A Pilot Study of Aprepitant Versus Ondansetron for the Treatment of Opioid Induced Nausea and Vomiting
- To evaluate the efficacy of aprepitant as monotherapy for opioid-induced nausea and
vomiting (OINV) in comparison to ondansetron hydrochloride in patients who have failed
at least one prior anti-emetic agent/regimen.
- To determine whether control of OINV improves quality of life.
- To determine if control in OINV decreases pain.
- To determine if control in OINV improves mood.
OUTLINE: Patients are randomized to 1 of 2 treatment arms.
- Arm A: Patients receive aprepitant orally once daily for 7 days in the absence of
unacceptable toxicity or persistent grade 4 nausea and vomiting.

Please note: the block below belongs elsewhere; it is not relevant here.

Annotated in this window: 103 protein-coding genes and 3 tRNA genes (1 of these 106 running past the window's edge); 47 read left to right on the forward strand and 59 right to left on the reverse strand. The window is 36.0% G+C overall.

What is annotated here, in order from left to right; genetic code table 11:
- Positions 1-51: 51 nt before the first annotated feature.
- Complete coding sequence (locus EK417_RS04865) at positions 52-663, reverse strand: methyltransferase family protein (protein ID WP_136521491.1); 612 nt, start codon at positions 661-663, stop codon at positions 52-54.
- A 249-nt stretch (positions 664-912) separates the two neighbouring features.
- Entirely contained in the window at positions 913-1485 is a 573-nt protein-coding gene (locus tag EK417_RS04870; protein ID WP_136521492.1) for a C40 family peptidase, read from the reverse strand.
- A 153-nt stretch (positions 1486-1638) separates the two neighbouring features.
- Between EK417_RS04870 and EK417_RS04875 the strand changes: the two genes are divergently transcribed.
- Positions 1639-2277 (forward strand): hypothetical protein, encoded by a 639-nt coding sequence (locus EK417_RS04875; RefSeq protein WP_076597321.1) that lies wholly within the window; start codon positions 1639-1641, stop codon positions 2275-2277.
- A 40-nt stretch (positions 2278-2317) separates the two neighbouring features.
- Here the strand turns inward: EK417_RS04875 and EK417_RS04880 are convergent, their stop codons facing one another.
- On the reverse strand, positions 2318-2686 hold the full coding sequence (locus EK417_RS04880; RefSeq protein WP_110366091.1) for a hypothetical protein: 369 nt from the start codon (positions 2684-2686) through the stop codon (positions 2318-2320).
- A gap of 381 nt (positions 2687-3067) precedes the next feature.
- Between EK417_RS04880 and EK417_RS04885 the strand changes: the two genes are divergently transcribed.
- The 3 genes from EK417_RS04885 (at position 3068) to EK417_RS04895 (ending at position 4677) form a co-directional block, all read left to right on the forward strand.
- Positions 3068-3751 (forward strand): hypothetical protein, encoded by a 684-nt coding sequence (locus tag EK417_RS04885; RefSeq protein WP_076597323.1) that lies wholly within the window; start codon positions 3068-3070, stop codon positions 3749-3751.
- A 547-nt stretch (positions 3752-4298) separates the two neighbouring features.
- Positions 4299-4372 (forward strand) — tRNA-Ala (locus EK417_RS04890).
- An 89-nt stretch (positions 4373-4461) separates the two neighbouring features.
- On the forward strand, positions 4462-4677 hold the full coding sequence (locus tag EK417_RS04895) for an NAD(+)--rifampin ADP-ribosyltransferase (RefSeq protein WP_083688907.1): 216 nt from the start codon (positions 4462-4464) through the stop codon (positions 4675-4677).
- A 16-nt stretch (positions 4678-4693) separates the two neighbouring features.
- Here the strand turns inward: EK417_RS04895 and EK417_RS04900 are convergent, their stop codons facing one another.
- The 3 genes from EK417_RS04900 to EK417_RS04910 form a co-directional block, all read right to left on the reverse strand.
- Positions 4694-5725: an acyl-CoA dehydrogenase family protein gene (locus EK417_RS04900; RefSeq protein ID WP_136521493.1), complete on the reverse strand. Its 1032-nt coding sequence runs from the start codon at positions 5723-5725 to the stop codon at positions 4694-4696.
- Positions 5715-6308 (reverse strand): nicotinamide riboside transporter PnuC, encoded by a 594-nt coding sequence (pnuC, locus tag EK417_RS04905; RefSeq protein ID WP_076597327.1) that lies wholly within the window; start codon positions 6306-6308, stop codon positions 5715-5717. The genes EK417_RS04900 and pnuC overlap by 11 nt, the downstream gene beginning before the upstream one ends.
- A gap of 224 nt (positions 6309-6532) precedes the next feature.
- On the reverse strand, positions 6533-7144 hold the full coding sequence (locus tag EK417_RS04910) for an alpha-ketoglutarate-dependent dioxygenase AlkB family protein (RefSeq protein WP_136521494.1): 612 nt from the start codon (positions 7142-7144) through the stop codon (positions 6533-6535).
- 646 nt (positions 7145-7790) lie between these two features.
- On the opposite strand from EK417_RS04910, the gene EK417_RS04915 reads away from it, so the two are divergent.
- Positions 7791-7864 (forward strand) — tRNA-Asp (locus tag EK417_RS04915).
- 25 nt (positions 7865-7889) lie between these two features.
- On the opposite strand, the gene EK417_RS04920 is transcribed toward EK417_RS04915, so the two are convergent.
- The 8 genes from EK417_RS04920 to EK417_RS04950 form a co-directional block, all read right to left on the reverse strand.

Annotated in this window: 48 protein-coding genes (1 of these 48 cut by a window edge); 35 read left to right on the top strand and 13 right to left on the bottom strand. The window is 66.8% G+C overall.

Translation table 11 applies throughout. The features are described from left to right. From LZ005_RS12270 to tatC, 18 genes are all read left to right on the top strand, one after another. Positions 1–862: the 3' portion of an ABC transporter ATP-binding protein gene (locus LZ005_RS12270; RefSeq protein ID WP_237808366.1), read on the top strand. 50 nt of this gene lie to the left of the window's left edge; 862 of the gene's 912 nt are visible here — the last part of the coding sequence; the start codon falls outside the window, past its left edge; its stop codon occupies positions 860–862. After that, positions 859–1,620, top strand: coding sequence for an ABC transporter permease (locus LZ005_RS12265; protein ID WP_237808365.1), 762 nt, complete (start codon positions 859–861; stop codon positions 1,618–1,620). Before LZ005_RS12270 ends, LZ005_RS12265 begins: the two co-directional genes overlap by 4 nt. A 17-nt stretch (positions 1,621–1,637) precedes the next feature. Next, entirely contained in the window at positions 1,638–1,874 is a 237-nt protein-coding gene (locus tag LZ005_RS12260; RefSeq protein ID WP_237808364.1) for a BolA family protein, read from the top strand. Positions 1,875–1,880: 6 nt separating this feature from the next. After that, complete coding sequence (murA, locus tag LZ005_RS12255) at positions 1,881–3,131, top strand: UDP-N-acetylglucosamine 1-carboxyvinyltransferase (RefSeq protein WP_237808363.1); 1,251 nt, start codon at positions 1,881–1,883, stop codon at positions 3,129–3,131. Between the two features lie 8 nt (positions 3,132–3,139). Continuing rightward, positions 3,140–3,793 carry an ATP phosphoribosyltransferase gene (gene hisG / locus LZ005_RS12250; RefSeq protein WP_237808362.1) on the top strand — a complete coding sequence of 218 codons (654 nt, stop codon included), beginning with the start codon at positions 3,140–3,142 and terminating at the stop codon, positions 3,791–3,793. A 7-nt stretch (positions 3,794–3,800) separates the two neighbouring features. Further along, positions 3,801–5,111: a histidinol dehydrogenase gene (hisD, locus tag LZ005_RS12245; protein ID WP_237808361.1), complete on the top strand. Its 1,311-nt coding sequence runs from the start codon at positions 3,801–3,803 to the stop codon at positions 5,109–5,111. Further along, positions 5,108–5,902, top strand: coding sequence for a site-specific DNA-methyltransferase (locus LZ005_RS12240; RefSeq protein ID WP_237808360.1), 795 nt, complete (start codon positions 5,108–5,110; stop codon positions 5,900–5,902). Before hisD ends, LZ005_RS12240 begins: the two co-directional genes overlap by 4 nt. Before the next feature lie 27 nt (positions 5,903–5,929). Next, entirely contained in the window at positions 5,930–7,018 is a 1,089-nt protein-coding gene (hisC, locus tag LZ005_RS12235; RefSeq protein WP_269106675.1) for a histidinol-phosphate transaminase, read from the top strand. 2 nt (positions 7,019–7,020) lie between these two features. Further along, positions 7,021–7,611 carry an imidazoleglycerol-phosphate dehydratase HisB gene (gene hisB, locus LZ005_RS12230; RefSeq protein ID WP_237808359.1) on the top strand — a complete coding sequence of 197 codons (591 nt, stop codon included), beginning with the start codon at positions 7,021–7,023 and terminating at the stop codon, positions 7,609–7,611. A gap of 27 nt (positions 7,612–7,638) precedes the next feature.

- Arm B: Patients receive ondansetron hydrochloride orally 3 times daily for 7 days in
the absence of unacceptable toxicity or persistent grade 4 nausea and vomiting.
Patients complete the following questionnaires: Functional Assessment of Cancer
Therapy-General (FACT-G); Center for Epidemiologic Studies Depression Scale (CES-D); and
Brief Pain Index (BPI) at baseline and on day 7. Patients also complete symptom diaries
documenting the following: number of episodes (an emetic episode is defined as a simple
vomit or retch, or any number of continuous vomits or retches; distinct episodes that are
separated by at least 1 minute) of vomiting or retching including the date and time; worst
and average degree of nausea (recorded every 2 hours while awake during the first 24 hours
after treatment and every 8 hours on days 1-7); and adverse events other than episodes of
vomiting and nausea.
Allocation: Randomized, Intervention Model: Parallel Assignment, Masking: Open Label, Primary Purpose: Supportive Care
Control of nausea and vomiting
Day 1 and Day 7
Barbara A. Murphy, MD
Vanderbilt-Ingram Cancer Center
United States: Food and Drug Administration
VICC SUPP 0513